Robert Lauriston RE: PDXpat Nov 2, 2006 05:26 PM

              I like the idea of beef that's as heart-healthy as salmon, but until that gets out of the lab I go for flavor.

              Usually I prefer grain-fattened, but I recently had a really delicious grass-fed steak from Estancia, not sure whether it was from Uruguay or Montana.


              1. re: Robert Lauriston
                PDXpat RE: Robert Lauriston Nov 2, 2006 05:31 PM

                Thanks for the tip. I'm new-ish in the area, and still scouting resources. I'll check 'em out.

              2. re: PDXpat
                Morton the Mousse RE: PDXpat Nov 2, 2006 05:34 PM

                You might try grass fed beef stewed or braised. Grass fed steak takes some getting used to, as it does not deliver that tender, marbled texture we have come to associate with a good steak. I actually prefer the flavor of grass fed beef to grain fed beef. It's more complex, with notes of grass and minerals, but it can take some getting used to.

                1. re: PDXpat
                  BabyLitigator RE: PDXpat Nov 3, 2006 12:49 AM

                  I've found going up a cut (for lack of a better word) tend to help with that. I'm a NY Strip fan for corn-fed beef, but prefer Ribeye with grass-fed (it's less tough). If you're a Ribeye fan, go with the filet. If you like filet best, you probably won't like grass-fed.

                2. re: Robert Lauriston
                  Morton the Mousse RE: Robert Lauriston Nov 2, 2006 05:32 PM

                  Agreed. The main nutritional issue in the grass fed vs grain fed debate is that health problems commonly associated with eating beef are specifically a product of eating grain fed beef. The high saturated fat content of grain fed beef causes clogged arteries and heart disease. Grass fed beef has far less saturated fat, so it does not cause the same health problems. Then, there are the problems associated with eating hormones, antibiotics and diseased steers (e coli, mad cow, etc), all of which are unique to grain fed beef.

                  It stands to reason that grass fed beef is also a better source of vitamins, minerals and phytonutrients, as the grass fed steer has a more variated and nutritionally whole diet. However, I have not seen any studies on this matter.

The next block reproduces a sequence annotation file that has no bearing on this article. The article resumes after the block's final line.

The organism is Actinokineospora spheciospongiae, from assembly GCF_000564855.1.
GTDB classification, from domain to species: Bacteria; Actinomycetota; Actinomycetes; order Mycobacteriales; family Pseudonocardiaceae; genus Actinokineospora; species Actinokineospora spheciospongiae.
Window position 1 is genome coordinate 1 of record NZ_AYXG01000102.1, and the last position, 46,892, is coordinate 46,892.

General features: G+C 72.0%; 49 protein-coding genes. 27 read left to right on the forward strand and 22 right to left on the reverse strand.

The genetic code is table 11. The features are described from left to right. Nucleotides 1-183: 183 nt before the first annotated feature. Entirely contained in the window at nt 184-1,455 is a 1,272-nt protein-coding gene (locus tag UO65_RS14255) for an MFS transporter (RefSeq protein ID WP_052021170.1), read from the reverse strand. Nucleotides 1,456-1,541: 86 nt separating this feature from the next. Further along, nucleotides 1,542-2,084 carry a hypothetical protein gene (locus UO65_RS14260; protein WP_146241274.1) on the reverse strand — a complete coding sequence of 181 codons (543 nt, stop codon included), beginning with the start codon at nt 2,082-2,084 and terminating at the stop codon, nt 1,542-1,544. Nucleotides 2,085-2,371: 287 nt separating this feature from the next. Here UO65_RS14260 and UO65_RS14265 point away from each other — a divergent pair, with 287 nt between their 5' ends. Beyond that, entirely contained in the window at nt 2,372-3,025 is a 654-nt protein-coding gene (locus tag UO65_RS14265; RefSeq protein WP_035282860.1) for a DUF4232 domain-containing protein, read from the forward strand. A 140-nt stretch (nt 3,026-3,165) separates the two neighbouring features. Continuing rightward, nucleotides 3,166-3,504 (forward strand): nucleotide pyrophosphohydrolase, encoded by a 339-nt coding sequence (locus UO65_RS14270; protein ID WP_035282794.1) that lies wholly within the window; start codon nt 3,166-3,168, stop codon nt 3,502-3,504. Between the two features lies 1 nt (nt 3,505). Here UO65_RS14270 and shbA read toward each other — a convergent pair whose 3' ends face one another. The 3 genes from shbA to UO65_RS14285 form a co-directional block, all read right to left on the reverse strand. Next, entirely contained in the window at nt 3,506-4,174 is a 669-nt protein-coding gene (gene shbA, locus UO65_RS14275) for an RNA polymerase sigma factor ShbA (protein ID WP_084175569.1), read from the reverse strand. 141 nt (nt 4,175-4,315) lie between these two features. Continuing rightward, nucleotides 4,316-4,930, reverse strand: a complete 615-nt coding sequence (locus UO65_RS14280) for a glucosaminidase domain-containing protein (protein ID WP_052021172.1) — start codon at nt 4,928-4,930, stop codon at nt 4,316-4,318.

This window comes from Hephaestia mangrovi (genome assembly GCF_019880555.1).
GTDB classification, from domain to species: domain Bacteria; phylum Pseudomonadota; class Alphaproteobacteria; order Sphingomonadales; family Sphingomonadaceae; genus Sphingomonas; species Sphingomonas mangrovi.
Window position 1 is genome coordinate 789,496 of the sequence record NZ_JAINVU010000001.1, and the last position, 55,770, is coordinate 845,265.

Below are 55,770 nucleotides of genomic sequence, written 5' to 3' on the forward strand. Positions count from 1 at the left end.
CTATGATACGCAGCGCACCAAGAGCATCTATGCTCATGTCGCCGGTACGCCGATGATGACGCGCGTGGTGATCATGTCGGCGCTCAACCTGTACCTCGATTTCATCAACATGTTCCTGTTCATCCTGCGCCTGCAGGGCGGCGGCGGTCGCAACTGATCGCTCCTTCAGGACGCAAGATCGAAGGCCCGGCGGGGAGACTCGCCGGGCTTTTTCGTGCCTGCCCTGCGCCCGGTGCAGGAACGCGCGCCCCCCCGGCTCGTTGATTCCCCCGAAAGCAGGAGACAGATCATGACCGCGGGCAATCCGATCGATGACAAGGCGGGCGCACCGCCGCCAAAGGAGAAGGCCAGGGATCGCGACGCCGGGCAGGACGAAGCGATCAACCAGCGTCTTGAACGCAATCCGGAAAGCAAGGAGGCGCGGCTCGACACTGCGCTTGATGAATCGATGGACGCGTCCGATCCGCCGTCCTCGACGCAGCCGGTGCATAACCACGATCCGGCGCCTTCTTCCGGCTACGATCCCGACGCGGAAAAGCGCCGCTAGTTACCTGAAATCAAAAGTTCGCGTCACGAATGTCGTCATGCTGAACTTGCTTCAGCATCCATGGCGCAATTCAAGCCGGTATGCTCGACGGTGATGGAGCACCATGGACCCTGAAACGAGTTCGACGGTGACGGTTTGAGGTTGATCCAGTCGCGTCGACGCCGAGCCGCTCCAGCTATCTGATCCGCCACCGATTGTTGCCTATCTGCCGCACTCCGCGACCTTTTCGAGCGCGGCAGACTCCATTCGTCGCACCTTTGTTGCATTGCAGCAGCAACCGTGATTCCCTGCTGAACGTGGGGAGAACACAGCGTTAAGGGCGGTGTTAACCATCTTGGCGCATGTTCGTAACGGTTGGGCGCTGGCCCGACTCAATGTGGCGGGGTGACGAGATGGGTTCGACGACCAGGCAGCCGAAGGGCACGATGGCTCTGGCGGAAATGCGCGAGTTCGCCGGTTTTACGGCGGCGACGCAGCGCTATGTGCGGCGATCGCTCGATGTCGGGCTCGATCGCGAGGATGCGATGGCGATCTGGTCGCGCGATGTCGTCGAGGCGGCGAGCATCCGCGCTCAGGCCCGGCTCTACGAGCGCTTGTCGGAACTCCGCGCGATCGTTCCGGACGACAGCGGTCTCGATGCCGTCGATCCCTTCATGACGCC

As for Omega 3-s, the main issue with Essential Fatty Acid is the ratio of Omega-3:Omega-6:Omega-9. Measuring Omega-3 content outside of this context is basically meaningless. I get plenty of EFAs by eating lots of hempseeds.

                  1. re: Morton the Mousse
                    Robert Lauriston RE: Morton the Mousse Nov 2, 2006 06:19 PM

                    Grass-fed beef has a higher percentage of saturated fat than grain-fed.

                    1. re: Robert Lauriston
                      Morton the Mousse RE: Robert Lauriston Nov 2, 2006 06:27 PM

                      Can you cite a source? Everything I've read on the subject has stated that grass-fed beef contains a lower percentage of saturated fat than grain-fed beef.

                      1. re: Morton the Mousse
                        Robert Lauriston RE: Morton the Mousse Nov 2, 2006 07:09 PM

                        The fat in regular beef is about 45% saturated. This sort of cranky-looking site says grass-fed is 50%:


                        The grass-fed promoters never seem to provide actual numbers to back up their claims.

                        When grass-fed is signifciantly lower in fat overall, then it would also be lower in saturated fat, but the total fat content of grain-fed beef varies widely. USDA "extra-lean" must be under 5% fat. A test performed for a New York Times article in 1986 found some as low as 3.2 percent.

                        1. re: Robert Lauriston
                          PDXpat RE: Robert Lauriston Nov 2, 2006 08:54 PM

                          THe overwhelming majority of information available on the web is long on rosy claims and very short on cites or substantiated facts. Here's an article from a student at the U. of Idaho that has some of each.


                          There's a Washington Post article also that has some solid information.

                3. a
                  AquaW RE: Robert Lauriston Nov 2, 2006 10:52 PM

                  Slightly off topic - but the following slate.com article noted that grass-fed beef has the least intramuscular fat (i.e. marbling), but claimed it's the best (and cheapest) of the batch -- which included various prime grade & even Wagyu steaks.

                  The writer even mentioned that one rancher refused to send him his grass-fed steak because it sometimes "tastes like salmon" - don't know if that has anything to do at all with the omega-3s, but an interesting tidbit. ;)